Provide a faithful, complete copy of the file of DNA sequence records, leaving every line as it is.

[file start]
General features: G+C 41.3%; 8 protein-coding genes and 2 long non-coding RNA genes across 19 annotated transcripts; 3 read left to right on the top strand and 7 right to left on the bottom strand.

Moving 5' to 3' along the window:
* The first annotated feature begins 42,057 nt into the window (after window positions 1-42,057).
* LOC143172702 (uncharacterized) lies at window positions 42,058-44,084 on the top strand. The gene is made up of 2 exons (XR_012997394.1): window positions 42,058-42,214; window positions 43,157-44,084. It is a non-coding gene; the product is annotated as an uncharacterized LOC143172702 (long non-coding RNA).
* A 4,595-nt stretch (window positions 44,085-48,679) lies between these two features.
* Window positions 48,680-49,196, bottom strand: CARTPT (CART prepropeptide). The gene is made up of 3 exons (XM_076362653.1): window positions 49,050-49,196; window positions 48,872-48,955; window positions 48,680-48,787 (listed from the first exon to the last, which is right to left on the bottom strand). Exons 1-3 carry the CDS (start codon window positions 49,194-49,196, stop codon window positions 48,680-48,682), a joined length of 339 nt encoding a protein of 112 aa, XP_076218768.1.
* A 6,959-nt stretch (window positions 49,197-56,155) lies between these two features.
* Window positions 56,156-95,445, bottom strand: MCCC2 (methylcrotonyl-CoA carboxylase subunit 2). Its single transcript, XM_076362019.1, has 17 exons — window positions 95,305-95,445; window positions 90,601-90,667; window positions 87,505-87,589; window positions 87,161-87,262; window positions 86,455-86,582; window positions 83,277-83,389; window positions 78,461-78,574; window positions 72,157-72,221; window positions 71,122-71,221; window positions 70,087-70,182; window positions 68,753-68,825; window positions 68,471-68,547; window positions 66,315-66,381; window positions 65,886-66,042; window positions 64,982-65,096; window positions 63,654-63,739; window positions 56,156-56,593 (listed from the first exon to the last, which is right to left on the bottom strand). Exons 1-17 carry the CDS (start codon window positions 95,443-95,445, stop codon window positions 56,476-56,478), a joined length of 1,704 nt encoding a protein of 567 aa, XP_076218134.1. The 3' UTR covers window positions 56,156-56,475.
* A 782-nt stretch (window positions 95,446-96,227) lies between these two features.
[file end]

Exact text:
General features: G+C 41.3%; 8 protein-coding genes and 2 long non-coding RNA genes across 19 annotated transcripts; 3 read left to right on the top strand and 7 right to left on the bottom strand.

Moving 5' to 3' along the window:
* The first annotated feature begins 42,057 nt into the window (after window positions 1-42,057).
* LOC143172702 (uncharacterized) lies at window positions 42,058-44,084 on the top strand. The gene is made up of 2 exons (XR_012997394.1): window positions 42,058-42,214; window positions 43,157-44,084. It is a non-coding gene; the product is annotated as an uncharacterized LOC143172702 (long non-coding RNA).
* A 4,595-nt stretch (window positions 44,085-48,679) lies between these two features.
* Window positions 48,680-49,196, bottom strand: CARTPT (CART prepropeptide). The gene is made up of 3 exons (XM_076362653.1): window positions 49,050-49,196; window positions 48,872-48,955; window positions 48,680-48,787 (listed from the first exon to the last, which is right to left on the bottom strand). Exons 1-3 carry the CDS (start codon window positions 49,194-49,196, stop codon window positions 48,680-48,682), a joined length of 339 nt encoding a protein of 112 aa, XP_076218768.1.
* A 6,959-nt stretch (window positions 49,197-56,155) lies between these two features.
* Window positions 56,156-95,445, bottom strand: MCCC2 (methylcrotonyl-CoA carboxylase subunit 2). Its single transcript, XM_076362019.1, has 17 exons — window positions 95,305-95,445; window positions 90,601-90,667; window positions 87,505-87,589; window positions 87,161-87,262; window positions 86,455-86,582; window positions 83,277-83,389; window positions 78,461-78,574; window positions 72,157-72,221; window positions 71,122-71,221; window positions 70,087-70,182; window positions 68,753-68,825; window positions 68,471-68,547; window positions 66,315-66,381; window positions 65,886-66,042; window positions 64,982-65,096; window positions 63,654-63,739; window positions 56,156-56,593 (listed from the first exon to the last, which is right to left on the bottom strand). Exons 1-17 carry the CDS (start codon window positions 95,443-95,445, stop codon window positions 56,476-56,478), a joined length of 1,704 nt encoding a protein of 567 aa, XP_076218134.1. The 3' UTR covers window positions 56,156-56,475.
* A 782-nt stretch (window positions 95,446-96,227) lies between these two features.